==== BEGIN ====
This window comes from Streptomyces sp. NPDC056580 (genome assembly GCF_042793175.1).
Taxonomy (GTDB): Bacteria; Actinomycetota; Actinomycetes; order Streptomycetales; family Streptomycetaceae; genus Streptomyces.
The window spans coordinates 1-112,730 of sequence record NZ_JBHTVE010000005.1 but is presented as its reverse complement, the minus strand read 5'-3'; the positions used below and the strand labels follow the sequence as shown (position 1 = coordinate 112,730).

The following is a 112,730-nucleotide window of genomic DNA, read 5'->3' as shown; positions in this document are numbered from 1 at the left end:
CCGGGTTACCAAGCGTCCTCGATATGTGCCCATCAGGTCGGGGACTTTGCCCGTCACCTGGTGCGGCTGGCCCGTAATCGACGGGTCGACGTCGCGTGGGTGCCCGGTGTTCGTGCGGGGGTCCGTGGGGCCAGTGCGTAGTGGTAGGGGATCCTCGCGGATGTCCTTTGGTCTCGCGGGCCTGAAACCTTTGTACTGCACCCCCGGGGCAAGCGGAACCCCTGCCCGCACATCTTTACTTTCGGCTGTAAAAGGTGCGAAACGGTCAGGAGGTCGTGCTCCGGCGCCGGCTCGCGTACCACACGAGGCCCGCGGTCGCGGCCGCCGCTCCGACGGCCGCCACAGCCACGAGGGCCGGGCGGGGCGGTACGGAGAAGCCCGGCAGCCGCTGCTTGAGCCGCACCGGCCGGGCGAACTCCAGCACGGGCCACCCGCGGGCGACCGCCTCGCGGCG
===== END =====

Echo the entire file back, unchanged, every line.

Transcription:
This window comes from Streptomyces sp. NPDC056580 (genome assembly GCF_042793175.1).
Taxonomy (GTDB): Bacteria; Actinomycetota; Actinomycetes; order Streptomycetales; family Streptomycetaceae; genus Streptomyces.
The window spans coordinates 1-112,730 of sequence record NZ_JBHTVE010000005.1 but is presented as its reverse complement, the minus strand read 5'-3'; the positions used below and the strand labels follow the sequence as shown (position 1 = coordinate 112,730).

The following is a 112,730-nucleotide window of genomic DNA, read 5'->3' as shown; positions in this document are numbered from 1 at the left end:
CCGGGTTACCAAGCGTCCTCGATATGTGCCCATCAGGTCGGGGACTTTGCCCGTCACCTGGTGCGGCTGGCCCGTAATCGACGGGTCGACGTCGCGTGGGTGCCCGGTGTTCGTGCGGGGGTCCGTGGGGCCAGTGCGTAGTGGTAGGGGATCCTCGCGGATGTCCTTTGGTCTCGCGGGCCTGAAACCTTTGTACTGCACCCCCGGGGCAAGCGGAACCCCTGCCCGCACATCTTTACTTTCGGCTGTAAAAGGTGCGAAACGGTCAGGAGGTCGTGCTCCGGCGCCGGCTCGCGTACCACACGAGGCCCGCGGTCGCGGCCGCCGCTCCGACGGCCGCCACAGCCACGAGGGCCGGGCGGGGCGGTACGGAGAAGCCCGGCAGCCGCTGCTTGAGCCGCACCGGCCGGGCGAACTCCAGCACGGGCCACCCGCGGGCGACCGCCTCGCGGCG